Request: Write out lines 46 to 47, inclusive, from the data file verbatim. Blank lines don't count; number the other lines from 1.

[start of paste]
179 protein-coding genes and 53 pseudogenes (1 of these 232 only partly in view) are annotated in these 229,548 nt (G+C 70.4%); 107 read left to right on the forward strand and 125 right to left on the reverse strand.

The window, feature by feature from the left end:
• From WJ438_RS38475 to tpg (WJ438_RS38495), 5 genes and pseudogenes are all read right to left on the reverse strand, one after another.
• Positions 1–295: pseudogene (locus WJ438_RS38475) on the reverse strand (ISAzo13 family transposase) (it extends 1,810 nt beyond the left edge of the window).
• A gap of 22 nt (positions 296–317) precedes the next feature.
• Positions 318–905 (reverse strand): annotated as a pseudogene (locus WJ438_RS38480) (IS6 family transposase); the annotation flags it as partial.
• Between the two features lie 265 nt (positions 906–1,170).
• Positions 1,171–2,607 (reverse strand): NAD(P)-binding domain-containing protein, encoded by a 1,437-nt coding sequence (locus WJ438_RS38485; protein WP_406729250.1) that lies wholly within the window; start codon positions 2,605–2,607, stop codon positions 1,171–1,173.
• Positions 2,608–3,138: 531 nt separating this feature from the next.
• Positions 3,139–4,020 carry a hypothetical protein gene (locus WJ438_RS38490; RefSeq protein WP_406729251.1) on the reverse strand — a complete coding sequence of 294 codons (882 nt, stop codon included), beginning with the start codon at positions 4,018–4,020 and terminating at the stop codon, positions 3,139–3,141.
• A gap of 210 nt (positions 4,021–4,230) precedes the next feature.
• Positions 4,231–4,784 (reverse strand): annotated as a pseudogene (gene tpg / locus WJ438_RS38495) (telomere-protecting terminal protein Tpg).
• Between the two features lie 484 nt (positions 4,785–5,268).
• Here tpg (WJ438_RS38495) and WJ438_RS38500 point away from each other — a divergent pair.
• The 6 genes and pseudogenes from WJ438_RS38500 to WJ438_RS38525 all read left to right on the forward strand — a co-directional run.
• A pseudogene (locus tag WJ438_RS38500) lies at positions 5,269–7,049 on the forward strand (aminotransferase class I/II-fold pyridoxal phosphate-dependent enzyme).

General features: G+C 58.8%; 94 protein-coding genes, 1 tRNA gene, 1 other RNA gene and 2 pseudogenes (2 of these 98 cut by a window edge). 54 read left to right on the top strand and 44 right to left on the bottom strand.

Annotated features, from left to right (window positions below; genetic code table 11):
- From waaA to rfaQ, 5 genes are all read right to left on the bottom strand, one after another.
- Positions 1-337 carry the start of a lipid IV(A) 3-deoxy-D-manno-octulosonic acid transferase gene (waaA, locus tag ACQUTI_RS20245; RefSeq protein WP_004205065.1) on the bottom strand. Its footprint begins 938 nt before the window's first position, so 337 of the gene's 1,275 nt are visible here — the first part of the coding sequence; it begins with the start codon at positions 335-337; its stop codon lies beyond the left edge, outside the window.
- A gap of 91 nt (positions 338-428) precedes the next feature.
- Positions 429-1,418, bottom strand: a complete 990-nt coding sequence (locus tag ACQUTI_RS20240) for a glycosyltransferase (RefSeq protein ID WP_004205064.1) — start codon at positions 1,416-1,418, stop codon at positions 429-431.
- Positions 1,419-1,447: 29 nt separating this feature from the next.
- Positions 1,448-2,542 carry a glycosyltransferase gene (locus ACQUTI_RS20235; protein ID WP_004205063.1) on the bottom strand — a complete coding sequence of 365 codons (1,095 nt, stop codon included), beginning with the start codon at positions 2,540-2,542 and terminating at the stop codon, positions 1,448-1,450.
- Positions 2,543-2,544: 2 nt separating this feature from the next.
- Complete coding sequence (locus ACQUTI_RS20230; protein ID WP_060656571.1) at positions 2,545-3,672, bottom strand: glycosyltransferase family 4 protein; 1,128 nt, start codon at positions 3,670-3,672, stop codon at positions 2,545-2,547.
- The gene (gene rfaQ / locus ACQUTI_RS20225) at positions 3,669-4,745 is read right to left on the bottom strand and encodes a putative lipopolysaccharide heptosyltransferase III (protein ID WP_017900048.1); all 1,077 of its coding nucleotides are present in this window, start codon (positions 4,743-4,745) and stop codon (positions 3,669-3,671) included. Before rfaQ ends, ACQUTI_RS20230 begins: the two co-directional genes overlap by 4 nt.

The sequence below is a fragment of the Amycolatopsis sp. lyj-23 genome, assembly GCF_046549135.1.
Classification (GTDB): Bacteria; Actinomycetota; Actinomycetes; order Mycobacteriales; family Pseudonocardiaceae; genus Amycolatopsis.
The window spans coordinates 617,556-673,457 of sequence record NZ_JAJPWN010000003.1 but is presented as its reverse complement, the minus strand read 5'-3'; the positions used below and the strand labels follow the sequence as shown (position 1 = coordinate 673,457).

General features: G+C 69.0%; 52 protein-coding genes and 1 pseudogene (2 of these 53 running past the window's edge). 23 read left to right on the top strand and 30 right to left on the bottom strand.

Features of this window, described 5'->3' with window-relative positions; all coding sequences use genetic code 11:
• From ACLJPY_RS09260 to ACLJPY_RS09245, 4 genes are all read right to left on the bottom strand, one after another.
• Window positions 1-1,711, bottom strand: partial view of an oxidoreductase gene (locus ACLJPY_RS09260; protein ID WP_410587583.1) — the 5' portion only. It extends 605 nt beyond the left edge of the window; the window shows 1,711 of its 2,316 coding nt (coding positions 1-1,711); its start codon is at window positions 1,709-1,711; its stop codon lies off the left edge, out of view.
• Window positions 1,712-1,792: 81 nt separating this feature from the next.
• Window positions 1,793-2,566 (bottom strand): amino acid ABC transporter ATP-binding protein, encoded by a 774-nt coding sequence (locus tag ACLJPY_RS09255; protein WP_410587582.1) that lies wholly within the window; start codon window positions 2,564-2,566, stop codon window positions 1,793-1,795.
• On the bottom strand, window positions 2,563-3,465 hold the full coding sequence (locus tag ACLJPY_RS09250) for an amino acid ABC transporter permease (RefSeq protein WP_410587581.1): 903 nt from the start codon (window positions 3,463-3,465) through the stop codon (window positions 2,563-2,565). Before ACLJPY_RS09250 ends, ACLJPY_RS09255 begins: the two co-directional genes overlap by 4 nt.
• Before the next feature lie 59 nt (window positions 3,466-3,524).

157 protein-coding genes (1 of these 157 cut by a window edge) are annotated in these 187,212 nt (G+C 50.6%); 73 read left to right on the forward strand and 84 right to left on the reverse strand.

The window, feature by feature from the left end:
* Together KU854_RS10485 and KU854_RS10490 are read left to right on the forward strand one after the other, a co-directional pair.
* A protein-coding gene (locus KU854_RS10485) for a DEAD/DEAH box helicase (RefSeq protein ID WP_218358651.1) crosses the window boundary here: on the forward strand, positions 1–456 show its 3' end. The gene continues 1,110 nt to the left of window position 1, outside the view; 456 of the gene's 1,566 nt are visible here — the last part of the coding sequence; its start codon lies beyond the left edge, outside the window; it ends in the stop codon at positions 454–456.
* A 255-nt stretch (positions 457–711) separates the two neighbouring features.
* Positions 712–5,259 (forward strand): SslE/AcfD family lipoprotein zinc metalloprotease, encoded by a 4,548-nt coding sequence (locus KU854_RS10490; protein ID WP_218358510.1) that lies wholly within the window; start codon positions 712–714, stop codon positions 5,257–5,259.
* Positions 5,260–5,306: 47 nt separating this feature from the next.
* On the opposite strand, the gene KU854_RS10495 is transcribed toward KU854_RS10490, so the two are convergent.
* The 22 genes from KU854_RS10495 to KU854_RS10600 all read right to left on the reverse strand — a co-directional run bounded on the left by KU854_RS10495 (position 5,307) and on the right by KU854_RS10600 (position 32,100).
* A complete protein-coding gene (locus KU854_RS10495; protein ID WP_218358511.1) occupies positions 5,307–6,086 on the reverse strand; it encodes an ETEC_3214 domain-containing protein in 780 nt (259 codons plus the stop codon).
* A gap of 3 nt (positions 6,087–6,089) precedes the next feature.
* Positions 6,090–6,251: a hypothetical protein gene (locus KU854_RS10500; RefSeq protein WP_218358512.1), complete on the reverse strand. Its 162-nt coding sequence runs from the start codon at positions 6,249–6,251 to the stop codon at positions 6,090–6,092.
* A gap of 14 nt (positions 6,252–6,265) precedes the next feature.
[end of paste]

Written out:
* On the opposite strand, the gene KU854_RS10495 is transcribed toward KU854_RS10490, so the two are convergent.
* The 22 genes from KU854_RS10495 to KU854_RS10600 all read right to left on the reverse strand — a co-directional run bounded on the left by KU854_RS10495 (position 5,307) and on the right by KU854_RS10600 (position 32,100).